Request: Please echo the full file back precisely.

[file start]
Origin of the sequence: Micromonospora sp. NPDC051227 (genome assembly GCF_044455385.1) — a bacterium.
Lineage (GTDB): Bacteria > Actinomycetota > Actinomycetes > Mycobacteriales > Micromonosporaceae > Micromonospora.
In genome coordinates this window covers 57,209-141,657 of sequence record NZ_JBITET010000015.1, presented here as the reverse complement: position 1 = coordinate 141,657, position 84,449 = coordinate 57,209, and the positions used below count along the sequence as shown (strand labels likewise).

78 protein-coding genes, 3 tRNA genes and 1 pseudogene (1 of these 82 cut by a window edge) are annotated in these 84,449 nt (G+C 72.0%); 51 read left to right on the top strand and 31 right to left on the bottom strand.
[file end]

Origin of the sequence: Micromonospora sp. NPDC051227 (genome assembly GCF_044455385.1) — a bacterium.
Lineage (GTDB): Bacteria > Actinomycetota > Actinomycetes > Mycobacteriales > Micromonosporaceae > Micromonospora.
In genome coordinates this window covers 57,209-141,657 of sequence record NZ_JBITET010000015.1, presented here as the reverse complement: position 1 = coordinate 141,657, position 84,449 = coordinate 57,209, and the positions used below count along the sequence as shown (strand labels likewise).

78 protein-coding genes, 3 tRNA genes and 1 pseudogene (1 of these 82 cut by a window edge) are annotated in these 84,449 nt (G+C 72.0%); 51 read left to right on the top strand and 31 right to left on the bottom strand.